TIME: 2½ hours.
DISTANCE: 4 km.
TERRAIN: Undulating path with moderate slopes. Only done with a hotel guide as it is easy to miss the paintings.
The Bushman paintings are the most accessible in the Drakensberg, and are the main focus of this walk. Take the back route out of The Cavern, past the football field and dams, continuing up the Sugar Loaf path. Avoid the turn-off to the aerial. Go straight towards the escarpment past the first small plateau. Watch on the left for a huge flat “white” rock. Align this rock with another big “white” rock about 400 m away to the left and slightly higher. You will then see an “orange” rock, slightly above the second white rock. This orange rock is just above the level of the large second plateau. Now follow the path until reaching a gate on the left. Go through the gate and this path takes you to the paintings on the north side of the orange rock. These paintings are deteriorating with age; please do not touch them, nor splash them with water.
Bushman history and culture
Seven hundred years ago, and for many thousand years before that, the Bushmen were the only humans in South Africa. They lived by hunting and gathering. They had no domestic animals, nor cultivated crops, and very few possessions at all. They must have been semi-nomadic – following movements of large animals if food became scarce. But in the Drakensberg it may be that some Bushmen lived permanently because of the good shelters here. Much of what we know about them comes from their paintings. These depict scenes of human activity, animal portraits, and other visions that must have been part of their religion. All of the Drakensberg paintings are on Cave Sandstone, a rock custom‑built for the purpose. The sandstone is porous so that paint applied will sink in and “grip”.
Nguni (Black) people spread down to South Africa about 700 years ago, bringing cattle, crops and the idea of ownership – including land. The Bushmen did not understand this, so fighting began. Now no Bushmen are left here. The last recorded sighting of a Berg Bushman was in 1871. Some survive in the Kalahari, but these are relatives who have never painted.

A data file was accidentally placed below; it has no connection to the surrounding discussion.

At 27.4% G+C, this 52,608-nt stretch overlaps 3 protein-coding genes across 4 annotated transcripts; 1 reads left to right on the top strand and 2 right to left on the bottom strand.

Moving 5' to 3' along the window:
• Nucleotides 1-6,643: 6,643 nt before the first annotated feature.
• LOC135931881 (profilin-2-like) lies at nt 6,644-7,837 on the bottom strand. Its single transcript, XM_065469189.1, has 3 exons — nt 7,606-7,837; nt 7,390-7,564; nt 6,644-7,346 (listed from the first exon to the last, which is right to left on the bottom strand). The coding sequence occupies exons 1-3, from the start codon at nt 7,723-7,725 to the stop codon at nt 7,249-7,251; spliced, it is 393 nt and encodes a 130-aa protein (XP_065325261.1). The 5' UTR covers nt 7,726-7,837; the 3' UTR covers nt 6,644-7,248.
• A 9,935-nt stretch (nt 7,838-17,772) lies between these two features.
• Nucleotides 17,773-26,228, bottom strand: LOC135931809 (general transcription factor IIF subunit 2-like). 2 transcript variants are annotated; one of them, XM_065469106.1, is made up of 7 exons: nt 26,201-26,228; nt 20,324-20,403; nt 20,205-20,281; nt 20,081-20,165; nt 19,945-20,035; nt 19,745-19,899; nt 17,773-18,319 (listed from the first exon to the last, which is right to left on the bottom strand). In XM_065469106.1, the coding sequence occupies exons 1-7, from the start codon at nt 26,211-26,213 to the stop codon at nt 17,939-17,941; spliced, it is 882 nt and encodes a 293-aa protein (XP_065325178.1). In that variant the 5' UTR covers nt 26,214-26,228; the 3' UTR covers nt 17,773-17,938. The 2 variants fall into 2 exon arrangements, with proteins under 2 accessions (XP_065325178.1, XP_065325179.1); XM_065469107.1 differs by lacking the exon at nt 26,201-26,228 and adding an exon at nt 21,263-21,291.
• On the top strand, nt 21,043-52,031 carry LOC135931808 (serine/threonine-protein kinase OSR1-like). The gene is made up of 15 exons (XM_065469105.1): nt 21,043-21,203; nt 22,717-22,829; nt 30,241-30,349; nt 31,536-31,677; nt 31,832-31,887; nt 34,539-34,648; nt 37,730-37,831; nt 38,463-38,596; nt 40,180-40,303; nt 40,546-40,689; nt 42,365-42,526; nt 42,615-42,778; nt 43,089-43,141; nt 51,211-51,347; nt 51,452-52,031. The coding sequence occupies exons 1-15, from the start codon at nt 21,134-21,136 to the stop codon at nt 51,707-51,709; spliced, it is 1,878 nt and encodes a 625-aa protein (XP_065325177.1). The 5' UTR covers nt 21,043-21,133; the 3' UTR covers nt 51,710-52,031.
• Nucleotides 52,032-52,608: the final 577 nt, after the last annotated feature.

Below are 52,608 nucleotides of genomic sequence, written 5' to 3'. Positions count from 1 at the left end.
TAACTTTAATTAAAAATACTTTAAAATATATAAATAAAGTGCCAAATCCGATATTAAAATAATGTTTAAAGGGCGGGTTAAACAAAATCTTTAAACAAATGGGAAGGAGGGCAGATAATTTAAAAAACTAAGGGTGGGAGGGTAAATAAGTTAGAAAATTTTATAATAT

The copy of the Lone Rock painting near The Cavern games room is worth examining before or after the walk – weather might decide which. This copy has more detail than the original painting – like all Bushman paintings the original is gradually fading away.
Bushman art has a distinctive style. It is not exactly true to life but uses “artistic licence”, in the way that a modern newspaper cartoonist does, exaggerating special characters to add emphasis. So the people have extra-enlarged buttocks (Bushmen really do have relatively bigger buttocks than other people); the angle of the legs of the hunters tells that they were super-speed runners; and eland pictures all show the typical huge neck and shoulders, and to emphasise the point the legs are made small and thin.
Even so, we can see that three different artists are represented in this painting. This is not a single painting but was added to at intervals, perhaps spanning several years. There seems to be no respect for a previous artist’s work: newer parts of the painting overlap older. “Over-painting” is typical of Bushman paintings elsewhere. One explanation is that there were only a few really good rock walls and that the artists competed with each other for space.
Three different antelopes are illustrated at Lone Rock. The eland is easy, look at the body shape. Note that we cannot use body size alone to identify animals because different artists used different scales. The other two antelopes are thin in build. The grey rhebuck is shown with its long ears and snout exaggerated just that little bit, surely to distinguish it from a mountain reedbuck.
The depiction of fighting other Bushmen here is typical of many other paintings too. This seems strange in a people generally supposed to be at peace with everything. So we can deduce that life was not all peace and harmony, man has always fought over anything when it is in short supply, here perhaps the best rock shelter.
The little bows seem too small to do much damage. If painted true to life size this means that they would only be effective with the use of poisoned arrows. As it happens we do think that Bushmen bows were small because some have been saved from those days. Nobody else used poisoned arrows, and the Bushmen’s enemies thought this was an “unfair” way of fighting.
Which hand did the bushman use to paint with? Left-handedness in people today is not that common – about one in seven, but in Bushmen at least half the work (both here and everywhere else) is by left-handed artists. The way to detect this is to see which way they painted the animal’s face. A right-handed person draws an animal starting with its nose facing left, carrying on towards the tail; it’s the same way we write. Left-handed people usually start a drawing on the right. Of significance is that a high proportion of modern artistic people are left-handed. Were most Bushmen naturally artistic?
The materials used for the paint were charcoal, ochraceous (yellow-brown) clay soil, iron-rich rocks, bird droppings and plant juices. Green and blue could not be produced from any mixture of these, so were never used. Egg-white of wild birds was used to bind all the materials together.